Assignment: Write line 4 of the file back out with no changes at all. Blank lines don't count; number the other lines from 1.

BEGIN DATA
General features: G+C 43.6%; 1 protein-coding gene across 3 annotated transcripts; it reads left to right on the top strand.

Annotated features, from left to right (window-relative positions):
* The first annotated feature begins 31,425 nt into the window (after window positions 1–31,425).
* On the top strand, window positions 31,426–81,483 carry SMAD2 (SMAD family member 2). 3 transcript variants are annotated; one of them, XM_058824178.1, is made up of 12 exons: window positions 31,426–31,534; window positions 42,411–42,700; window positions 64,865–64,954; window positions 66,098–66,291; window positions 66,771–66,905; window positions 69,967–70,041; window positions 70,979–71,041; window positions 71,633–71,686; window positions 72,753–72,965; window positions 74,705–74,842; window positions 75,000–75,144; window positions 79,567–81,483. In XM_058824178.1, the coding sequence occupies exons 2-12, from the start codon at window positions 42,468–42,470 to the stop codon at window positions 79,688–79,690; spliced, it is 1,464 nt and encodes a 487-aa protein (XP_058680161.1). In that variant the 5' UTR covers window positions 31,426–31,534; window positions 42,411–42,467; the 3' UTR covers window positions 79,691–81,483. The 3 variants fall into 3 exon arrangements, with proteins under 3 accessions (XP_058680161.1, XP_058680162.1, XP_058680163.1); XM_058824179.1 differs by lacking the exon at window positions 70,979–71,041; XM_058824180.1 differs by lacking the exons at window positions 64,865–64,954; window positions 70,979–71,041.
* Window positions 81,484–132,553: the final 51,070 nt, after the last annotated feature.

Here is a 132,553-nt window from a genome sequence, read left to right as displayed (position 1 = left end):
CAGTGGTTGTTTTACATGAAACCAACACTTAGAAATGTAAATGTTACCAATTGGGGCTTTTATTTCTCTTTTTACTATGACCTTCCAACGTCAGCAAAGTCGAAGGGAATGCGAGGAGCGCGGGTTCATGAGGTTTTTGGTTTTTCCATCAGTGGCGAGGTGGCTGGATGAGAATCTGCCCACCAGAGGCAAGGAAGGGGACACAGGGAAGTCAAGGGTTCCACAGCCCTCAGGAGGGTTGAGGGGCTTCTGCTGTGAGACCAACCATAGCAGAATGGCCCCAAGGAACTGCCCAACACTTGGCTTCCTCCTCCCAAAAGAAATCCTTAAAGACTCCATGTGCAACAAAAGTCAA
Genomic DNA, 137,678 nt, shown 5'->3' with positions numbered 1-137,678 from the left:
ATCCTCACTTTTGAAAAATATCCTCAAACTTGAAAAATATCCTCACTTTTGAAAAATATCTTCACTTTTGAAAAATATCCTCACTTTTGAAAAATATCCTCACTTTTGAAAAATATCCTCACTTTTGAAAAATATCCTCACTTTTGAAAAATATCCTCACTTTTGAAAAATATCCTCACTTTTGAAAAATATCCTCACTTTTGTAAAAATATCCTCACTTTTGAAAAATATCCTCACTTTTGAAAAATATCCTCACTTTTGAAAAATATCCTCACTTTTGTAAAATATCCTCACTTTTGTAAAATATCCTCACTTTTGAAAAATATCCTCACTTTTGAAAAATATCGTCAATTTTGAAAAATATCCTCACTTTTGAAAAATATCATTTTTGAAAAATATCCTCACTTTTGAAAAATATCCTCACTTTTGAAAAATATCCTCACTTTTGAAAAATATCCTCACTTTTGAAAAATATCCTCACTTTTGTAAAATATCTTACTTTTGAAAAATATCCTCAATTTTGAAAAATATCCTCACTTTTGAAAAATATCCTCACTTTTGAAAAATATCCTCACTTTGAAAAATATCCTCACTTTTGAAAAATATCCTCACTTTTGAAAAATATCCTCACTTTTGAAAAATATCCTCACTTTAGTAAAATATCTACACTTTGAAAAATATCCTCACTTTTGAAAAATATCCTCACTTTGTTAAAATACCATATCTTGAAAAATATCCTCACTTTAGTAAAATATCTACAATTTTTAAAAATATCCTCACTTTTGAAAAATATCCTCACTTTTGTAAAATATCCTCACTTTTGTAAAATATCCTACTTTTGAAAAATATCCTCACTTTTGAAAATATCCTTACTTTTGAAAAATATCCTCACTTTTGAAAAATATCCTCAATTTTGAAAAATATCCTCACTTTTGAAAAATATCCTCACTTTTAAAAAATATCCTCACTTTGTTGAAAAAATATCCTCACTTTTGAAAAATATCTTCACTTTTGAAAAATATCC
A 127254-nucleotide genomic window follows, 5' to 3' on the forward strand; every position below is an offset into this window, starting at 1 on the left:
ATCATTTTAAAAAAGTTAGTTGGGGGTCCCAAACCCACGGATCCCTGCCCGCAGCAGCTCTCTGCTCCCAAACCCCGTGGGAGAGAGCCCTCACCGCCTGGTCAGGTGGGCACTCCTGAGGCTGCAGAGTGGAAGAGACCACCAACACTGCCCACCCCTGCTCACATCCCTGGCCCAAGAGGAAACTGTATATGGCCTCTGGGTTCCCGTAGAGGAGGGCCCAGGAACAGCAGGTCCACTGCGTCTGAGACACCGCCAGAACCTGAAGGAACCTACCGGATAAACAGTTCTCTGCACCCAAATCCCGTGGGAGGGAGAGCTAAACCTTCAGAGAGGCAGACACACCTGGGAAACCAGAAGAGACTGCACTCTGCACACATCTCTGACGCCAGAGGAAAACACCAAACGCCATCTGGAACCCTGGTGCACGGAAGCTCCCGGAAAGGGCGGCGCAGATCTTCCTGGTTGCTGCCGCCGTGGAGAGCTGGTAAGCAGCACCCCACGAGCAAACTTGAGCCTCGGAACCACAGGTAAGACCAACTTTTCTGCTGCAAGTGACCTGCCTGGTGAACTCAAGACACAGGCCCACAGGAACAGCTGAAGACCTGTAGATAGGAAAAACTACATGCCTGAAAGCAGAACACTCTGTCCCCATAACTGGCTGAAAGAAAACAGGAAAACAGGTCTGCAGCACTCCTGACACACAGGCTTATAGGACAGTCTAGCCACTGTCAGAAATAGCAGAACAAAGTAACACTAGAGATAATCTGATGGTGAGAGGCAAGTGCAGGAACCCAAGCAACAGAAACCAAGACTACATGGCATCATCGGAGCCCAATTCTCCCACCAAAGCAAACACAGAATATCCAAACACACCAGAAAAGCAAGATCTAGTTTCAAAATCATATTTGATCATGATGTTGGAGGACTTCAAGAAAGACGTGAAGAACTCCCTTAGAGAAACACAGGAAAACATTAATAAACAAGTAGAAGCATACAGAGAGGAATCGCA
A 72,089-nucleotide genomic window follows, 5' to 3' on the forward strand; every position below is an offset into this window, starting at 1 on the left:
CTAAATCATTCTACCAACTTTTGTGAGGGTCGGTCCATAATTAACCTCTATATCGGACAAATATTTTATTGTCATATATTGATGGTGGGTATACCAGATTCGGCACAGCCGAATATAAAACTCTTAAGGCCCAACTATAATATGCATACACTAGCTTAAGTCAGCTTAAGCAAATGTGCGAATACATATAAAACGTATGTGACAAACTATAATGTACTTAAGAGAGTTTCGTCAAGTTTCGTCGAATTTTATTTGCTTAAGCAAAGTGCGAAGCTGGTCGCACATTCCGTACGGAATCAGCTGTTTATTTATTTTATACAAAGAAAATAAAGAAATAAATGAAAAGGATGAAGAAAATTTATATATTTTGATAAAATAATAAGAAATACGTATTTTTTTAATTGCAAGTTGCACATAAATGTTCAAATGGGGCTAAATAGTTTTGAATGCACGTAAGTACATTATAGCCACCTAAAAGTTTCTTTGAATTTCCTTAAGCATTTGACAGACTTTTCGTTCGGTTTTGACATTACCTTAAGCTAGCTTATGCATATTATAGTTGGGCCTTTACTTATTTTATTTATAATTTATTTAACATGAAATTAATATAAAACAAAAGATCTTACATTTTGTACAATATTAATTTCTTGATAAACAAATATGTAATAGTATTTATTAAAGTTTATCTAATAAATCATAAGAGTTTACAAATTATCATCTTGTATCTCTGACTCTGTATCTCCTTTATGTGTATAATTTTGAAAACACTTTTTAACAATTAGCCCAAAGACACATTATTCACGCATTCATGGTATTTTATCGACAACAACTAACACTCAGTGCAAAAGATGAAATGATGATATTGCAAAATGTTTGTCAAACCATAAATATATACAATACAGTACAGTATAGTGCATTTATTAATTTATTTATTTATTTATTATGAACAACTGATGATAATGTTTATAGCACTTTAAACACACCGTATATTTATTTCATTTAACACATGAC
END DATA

* On the top strand, window positions 31,426–81,483 carry SMAD2 (SMAD family member 2). 3 transcript variants are annotated; one of them, XM_058824178.1, is made up of 12 exons: window positions 31,426–31,534; window positions 42,411–42,700; window positions 64,865–64,954; window positions 66,098–66,291; window positions 66,771–66,905; window positions 69,967–70,041; window positions 70,979–71,041; window positions 71,633–71,686; window positions 72,753–72,965; window positions 74,705–74,842; window positions 75,000–75,144; window positions 79,567–81,483. In XM_058824178.1, the coding sequence occupies exons 2-12, from the start codon at window positions 42,468–42,470 to the stop codon at window positions 79,688–79,690; spliced, it is 1,464 nt and encodes a 487-aa protein (XP_058680161.1). In that variant the 5' UTR covers window positions 31,426–31,534; window positions 42,411–42,467; the 3' UTR covers window positions 79,691–81,483. The 3 variants fall into 3 exon arrangements, with proteins under 3 accessions (XP_058680161.1, XP_058680162.1, XP_058680163.1); XM_058824179.1 differs by lacking the exon at window positions 70,979–71,041; XM_058824180.1 differs by lacking the exons at window positions 64,865–64,954; window positions 70,979–71,041.